And of course Moog has to try it out as well:
In celebration of Bob Moog’s Birthday Google created a web based synthesizer for the world to enjoy. Moog’s Chief engineer, Cyril Lance, overviews the doodle’ s capabilities to help you get started crafting sounds. Now everyone can explore the wonders of subtractive synthesis and express their creativity by sculpting sounds. Remember, experimentation and learning will reward you with a lifetime of rich synthesizer experiences. #celebratebob
And here are the details:
Hello. My name is Mars. Today we’ll talk about vocal processing through a vocoder. Daft Punk have used this technique in many of their tracks.
I have searched for a long time to find a convenient and easy vocoder, and tried many different devices. When we started work on the PLAYMA track “Cuz We Are PLAYMA”, the vocals weren’t catchy enough, and at the time I had not had the opportunity to ask some of my friends to record vocals for me. I decided to try recording them myself, even though I don’t like my voice.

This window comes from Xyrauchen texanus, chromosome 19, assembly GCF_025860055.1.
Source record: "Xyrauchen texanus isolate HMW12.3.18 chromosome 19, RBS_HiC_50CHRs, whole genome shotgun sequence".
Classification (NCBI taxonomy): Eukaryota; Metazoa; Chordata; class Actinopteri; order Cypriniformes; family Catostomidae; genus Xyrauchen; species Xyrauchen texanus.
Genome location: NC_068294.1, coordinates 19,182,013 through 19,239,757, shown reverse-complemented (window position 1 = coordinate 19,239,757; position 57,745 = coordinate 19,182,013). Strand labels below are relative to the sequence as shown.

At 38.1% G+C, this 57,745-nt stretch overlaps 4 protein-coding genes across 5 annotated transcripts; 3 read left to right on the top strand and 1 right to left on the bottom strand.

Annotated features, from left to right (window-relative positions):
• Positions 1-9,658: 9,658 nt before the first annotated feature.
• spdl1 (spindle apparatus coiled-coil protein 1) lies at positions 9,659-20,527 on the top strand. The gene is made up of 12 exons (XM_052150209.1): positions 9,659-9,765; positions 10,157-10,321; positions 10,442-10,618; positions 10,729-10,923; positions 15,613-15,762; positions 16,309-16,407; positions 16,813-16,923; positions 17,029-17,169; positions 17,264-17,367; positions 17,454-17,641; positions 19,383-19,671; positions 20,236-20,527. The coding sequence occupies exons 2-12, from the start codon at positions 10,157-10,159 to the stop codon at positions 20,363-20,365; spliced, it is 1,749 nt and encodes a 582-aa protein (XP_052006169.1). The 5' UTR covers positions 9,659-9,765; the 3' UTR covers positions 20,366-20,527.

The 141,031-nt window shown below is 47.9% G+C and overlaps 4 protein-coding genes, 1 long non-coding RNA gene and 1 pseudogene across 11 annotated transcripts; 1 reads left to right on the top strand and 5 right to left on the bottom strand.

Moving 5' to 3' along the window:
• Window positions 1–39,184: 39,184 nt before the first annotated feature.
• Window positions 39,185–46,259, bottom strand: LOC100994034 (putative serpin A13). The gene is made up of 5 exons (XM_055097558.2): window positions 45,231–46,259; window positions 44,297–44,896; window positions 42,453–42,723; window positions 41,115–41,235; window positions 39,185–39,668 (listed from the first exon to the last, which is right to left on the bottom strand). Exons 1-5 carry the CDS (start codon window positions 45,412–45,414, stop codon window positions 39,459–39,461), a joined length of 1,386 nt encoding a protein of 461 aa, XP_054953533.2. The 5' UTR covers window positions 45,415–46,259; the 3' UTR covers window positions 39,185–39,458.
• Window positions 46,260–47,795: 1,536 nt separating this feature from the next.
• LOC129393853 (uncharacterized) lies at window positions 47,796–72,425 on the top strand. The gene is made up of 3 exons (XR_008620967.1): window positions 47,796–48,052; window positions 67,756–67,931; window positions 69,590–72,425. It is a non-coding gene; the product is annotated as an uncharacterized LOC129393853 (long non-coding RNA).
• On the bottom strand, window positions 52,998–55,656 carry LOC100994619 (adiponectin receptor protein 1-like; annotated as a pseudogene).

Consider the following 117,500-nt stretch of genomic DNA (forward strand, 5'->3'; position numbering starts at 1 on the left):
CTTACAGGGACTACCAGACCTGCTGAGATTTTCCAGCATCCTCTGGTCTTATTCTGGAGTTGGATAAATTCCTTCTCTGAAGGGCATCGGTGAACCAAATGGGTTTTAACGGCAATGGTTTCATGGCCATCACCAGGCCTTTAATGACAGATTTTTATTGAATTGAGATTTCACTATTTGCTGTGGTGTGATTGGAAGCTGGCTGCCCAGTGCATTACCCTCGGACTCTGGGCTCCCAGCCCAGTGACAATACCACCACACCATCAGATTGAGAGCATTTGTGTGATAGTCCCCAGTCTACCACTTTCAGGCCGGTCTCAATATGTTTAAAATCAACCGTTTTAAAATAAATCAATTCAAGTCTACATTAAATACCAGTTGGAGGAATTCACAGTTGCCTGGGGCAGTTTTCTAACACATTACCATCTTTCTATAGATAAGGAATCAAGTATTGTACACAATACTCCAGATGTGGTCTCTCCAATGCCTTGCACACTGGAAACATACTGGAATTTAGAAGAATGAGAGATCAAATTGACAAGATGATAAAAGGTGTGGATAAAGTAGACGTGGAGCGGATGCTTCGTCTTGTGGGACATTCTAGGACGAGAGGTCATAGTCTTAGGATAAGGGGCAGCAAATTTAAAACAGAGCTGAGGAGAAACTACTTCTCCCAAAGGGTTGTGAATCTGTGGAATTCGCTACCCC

For the record, I used a standard iPod headset. That sounded funny and my voice was so wrong. Here I was not even in tune, but it’s ok for this example.
To begin, compress the vocal track a little bit to cut some peaks in the sample, then use the vocoder effect. In order to implement this effect, I first need to make a synth, which fills out my voice. For this I used a standard preset of “NI Massive” synth.
To create a melody for the synth, I copied the midi clip, which I used to lay down the guitar track. The Vocoder effect is very simple to use. To make it work you just need to select the source channel as the Massive synth. After this you should tweak up the effect a little for a more pleasant sound.
Next, add a slight delay between the left and right channels to spread the stereo, and cut low frequency a little bit.
Thank you for watching. My name is Alexander Mars and this was my tutorial on “Daft Punk vocoder”. If you are interested in professional, affordable music courses, head over to xssracademy.com. There you will also find more free video lessons and articles, so be sure to check it out. Click “Like” below if you enjoyed this video, see you soon!